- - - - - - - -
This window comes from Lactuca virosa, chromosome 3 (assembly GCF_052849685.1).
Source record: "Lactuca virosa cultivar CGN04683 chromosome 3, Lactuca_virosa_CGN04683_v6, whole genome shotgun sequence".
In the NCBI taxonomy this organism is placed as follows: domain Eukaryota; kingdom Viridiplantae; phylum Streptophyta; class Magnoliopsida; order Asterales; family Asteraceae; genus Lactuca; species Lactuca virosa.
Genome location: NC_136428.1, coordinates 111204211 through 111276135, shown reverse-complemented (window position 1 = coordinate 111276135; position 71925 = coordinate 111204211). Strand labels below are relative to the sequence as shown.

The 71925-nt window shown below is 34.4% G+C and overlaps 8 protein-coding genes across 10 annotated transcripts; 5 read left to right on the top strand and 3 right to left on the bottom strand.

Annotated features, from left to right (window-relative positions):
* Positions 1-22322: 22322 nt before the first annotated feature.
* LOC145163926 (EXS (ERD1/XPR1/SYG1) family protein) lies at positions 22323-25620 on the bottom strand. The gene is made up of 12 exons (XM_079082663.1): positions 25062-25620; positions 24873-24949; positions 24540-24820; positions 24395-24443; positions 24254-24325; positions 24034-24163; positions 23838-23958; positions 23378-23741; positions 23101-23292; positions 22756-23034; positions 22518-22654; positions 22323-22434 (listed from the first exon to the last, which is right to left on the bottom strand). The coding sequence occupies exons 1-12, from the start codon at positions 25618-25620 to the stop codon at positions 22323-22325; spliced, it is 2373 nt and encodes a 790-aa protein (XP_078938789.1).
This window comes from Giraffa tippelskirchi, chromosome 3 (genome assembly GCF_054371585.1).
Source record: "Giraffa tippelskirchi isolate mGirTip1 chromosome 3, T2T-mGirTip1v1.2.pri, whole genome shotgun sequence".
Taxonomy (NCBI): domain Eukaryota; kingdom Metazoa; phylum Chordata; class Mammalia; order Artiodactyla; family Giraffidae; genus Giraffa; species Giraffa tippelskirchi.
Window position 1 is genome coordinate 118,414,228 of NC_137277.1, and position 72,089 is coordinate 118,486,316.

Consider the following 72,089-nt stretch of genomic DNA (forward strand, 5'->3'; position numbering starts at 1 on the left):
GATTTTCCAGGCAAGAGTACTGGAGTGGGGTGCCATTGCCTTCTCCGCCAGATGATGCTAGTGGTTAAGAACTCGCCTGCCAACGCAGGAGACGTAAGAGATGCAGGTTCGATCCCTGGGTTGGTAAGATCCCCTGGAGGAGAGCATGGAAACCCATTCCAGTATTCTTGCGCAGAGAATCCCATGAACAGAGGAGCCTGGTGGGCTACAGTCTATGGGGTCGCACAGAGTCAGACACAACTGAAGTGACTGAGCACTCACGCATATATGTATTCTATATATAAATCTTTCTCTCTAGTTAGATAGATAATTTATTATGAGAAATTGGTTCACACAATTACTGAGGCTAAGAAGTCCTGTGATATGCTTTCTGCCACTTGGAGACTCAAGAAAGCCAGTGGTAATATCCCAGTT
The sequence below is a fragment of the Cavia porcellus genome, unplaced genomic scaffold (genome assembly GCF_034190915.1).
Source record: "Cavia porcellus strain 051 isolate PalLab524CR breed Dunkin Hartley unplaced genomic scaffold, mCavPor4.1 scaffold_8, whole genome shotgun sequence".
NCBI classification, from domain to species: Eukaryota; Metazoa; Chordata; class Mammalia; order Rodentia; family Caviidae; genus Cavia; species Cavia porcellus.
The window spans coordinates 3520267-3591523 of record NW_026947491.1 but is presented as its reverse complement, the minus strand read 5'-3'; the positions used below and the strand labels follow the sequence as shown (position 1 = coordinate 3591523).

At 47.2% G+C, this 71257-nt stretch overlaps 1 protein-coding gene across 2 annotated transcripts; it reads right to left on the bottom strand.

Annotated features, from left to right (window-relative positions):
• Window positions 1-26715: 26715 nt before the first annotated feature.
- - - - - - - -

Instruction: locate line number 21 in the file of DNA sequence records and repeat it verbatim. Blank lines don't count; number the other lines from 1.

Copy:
• Window positions 1-26715: 26715 nt before the first annotated feature.